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January 27th, 2013

68th Anniversary of the Liberation of Auschwitz-Birkenau Concentration Camp

On 27 January 2013, people around the globe remembered the liberation of Auschwitz-Birkenau concentration camp: 68 years ago, Red Army soldiers opened up the gates of Birkenau extermination camp. Eight years ago, the United Nations declared this day to be International Holocaust Remembrance Day.


dpa Interview with Christoph Heubner

“Anti-Semitism is increasingly becoming socially acceptable”


Eva Krafczyk: 80 years ago the National Socialists seized power; 68 years ago Soviet soldiers liberated Auschwitz extermination camp which has been a symbol of contempt for humanity, racial hatred and mass murder ever since. “Auschwitz – Never again” is part of the basic political consensus in Germany. Despite this, every fifth person has anti-Semitic attitudes. Is this a special challenge for the culture of remembrance?

Christoph Heubner: I’m truly grateful for a very diverse culture of remembrance in Germany. Nevertheless: a culture of remembrance, the memorial ceremonies, school lessons, religious services, which does not interlink with present-day conditions, will fossilize into hollow phrases and feeble pathos. We don’t perform acts of remembrance to ease our conscience. Remembrance and uneasiness belong together. This day also focuses on racial hatred and the murder of children, crimes committed by the German state at that time, crimes which were supported by many of its citizens. That worries me greatly to this day.
And today we see anti-Semitism and anti-Jewish stereotypes creeping out again from various corners – sometimes in old familiar forms. But the new aspect is that anti-Semitism is growing at the centre of society, that it is increasingly becoming socially acceptable. This gives the survivors cause to despair: when thirty per cent of the people interviewed in Germany in a recent survey say that “the Jews exploit the memory of the Holocaust to their own advantage”, it is a violation of their dignity and a blow in the face of every individual who survived Auschwitz and other concentration camps.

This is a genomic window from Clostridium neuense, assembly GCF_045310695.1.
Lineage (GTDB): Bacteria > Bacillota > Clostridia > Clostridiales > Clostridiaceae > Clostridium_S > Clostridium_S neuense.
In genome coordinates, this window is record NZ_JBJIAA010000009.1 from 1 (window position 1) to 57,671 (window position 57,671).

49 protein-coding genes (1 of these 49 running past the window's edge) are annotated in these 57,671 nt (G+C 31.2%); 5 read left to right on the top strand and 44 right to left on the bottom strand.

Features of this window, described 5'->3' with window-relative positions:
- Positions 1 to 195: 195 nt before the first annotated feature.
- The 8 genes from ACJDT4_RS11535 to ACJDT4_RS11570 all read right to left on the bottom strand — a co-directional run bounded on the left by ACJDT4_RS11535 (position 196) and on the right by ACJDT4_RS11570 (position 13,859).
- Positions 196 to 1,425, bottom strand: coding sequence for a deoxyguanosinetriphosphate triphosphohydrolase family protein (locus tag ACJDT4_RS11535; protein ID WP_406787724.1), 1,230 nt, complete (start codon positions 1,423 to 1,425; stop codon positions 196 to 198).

Eva Krafczyk: Anti- Semitism, xenophobia or racism are not a German speciality. Recently, Hungary has been making negative headlines with its right-wing populist government, the country from where almost half of the Jews murdered in Auschwitz originated. You are in regular contact with survivors: how do the former Auschwitz prisoners react to these developments?

Christoph Heubner: Just a few days ago I was in Budapest and was able to talk a great deal with survivors at various events and in more private contexts. They are filled with utter sadness by the anti-Semitic agitation that surrounds them. It is all so terribly familiar to them from their own youth, and they fear for the future of their children and grandchildren. In addition to this, there is the sympathy they feel for the Roma in Hungary: they are facing even more pressure, hatred and the urge to annihilate them, and all this leaps out at them, even from the newspaper headlines.  The survivors are also embittered by the fact that Europe is not doing justice to its role. They feel isolated and abandoned in the darkness of this hatred.

Eva Krafczyk: Most of the survivors are very old, and many are in very poor health, not least as a result of the years in ghettos and concentration camps. In a few years we will miss the voices of the witnesses of the times. What needs to be done to ensure that the memory lives on? What lies close to the hearts of the survivors in this respect?